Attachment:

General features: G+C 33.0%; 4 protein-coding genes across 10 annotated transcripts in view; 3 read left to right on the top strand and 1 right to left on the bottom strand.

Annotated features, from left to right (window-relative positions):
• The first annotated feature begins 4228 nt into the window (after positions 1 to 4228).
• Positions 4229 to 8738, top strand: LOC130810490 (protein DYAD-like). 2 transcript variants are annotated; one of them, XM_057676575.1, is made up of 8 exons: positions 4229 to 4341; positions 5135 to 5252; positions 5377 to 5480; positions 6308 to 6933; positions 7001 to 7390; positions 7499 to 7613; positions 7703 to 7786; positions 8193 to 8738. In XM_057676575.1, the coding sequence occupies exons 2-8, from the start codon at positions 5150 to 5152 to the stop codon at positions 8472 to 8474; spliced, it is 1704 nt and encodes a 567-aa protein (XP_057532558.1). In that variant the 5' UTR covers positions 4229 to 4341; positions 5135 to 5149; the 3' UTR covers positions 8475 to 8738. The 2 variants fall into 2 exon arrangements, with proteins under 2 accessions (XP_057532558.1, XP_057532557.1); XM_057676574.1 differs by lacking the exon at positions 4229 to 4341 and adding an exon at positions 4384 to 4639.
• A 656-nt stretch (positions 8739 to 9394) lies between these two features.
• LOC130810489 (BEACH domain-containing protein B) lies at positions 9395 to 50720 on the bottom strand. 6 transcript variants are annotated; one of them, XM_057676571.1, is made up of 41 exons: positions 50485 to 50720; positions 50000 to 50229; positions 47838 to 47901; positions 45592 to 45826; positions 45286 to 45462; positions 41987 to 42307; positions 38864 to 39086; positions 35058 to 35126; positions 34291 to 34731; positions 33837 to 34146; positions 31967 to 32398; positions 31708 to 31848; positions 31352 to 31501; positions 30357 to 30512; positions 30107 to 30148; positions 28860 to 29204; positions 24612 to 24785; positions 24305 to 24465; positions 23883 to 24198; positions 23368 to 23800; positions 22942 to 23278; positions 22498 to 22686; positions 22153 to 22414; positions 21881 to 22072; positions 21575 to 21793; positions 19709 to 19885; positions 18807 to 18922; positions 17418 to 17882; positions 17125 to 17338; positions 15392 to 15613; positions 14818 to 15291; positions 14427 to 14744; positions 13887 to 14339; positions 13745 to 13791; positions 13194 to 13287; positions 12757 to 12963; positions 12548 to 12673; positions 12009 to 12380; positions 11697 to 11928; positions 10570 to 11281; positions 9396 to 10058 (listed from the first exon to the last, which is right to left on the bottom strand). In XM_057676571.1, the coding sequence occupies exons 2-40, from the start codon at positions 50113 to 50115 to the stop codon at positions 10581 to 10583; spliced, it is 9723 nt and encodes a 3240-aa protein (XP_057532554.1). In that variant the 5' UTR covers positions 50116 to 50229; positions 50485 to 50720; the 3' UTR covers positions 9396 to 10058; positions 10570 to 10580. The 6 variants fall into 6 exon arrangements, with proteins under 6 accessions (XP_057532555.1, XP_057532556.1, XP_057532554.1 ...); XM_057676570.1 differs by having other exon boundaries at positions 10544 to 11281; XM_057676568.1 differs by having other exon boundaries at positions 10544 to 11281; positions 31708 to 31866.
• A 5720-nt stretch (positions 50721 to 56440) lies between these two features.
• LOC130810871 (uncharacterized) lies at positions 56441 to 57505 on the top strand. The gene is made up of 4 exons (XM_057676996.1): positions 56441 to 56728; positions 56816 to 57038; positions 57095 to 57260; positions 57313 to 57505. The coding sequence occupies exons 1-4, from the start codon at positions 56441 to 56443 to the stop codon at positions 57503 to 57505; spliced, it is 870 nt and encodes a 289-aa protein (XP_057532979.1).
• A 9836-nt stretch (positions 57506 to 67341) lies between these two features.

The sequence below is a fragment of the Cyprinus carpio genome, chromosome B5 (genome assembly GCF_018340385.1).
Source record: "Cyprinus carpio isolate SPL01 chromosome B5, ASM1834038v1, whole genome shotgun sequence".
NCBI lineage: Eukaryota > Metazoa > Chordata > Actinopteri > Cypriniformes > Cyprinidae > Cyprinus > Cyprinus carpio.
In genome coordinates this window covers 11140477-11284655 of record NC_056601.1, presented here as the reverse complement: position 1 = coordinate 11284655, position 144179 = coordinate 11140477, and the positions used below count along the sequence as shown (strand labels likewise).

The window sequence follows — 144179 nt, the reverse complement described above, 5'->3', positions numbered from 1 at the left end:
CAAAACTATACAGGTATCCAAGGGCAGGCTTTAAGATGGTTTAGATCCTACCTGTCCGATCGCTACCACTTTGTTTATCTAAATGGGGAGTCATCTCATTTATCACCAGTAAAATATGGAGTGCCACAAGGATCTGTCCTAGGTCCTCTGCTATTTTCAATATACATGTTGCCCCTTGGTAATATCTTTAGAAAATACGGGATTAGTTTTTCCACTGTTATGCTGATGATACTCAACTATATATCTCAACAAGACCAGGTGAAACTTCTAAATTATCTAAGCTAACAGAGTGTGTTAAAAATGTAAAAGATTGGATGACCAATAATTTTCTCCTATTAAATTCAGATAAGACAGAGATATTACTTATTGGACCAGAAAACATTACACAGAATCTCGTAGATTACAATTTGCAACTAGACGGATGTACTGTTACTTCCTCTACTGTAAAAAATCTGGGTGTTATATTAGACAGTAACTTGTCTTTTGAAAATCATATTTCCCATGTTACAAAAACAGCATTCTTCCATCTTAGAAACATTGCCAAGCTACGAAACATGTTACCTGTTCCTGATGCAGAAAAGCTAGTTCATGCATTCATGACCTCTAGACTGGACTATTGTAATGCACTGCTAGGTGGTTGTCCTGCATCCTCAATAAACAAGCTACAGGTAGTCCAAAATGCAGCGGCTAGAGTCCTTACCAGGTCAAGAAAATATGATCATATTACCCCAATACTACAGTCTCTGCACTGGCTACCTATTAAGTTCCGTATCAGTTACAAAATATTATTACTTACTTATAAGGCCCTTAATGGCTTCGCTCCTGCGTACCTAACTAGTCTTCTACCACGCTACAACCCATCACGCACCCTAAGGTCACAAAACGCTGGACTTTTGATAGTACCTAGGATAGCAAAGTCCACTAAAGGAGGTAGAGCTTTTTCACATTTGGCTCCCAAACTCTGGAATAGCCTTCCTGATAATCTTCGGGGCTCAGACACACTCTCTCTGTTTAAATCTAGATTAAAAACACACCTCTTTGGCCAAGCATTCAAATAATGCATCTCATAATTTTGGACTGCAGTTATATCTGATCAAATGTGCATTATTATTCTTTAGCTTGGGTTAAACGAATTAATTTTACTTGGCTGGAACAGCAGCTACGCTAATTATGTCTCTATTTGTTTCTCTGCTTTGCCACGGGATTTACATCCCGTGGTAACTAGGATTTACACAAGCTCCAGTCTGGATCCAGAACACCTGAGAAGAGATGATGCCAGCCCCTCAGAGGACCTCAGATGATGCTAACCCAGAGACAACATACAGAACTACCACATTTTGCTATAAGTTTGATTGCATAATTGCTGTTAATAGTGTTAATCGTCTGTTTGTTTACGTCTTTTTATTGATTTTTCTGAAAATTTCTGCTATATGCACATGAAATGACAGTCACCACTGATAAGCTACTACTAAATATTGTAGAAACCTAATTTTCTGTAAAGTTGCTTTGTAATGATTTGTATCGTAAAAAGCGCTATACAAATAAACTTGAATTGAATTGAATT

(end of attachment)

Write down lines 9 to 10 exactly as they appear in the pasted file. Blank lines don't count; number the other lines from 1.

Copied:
• A 9836-nt stretch (positions 57506 to 67341) lies between these two features.

The sequence below is a fragment of the Cyprinus carpio genome, chromosome B5 (genome assembly GCF_018340385.1).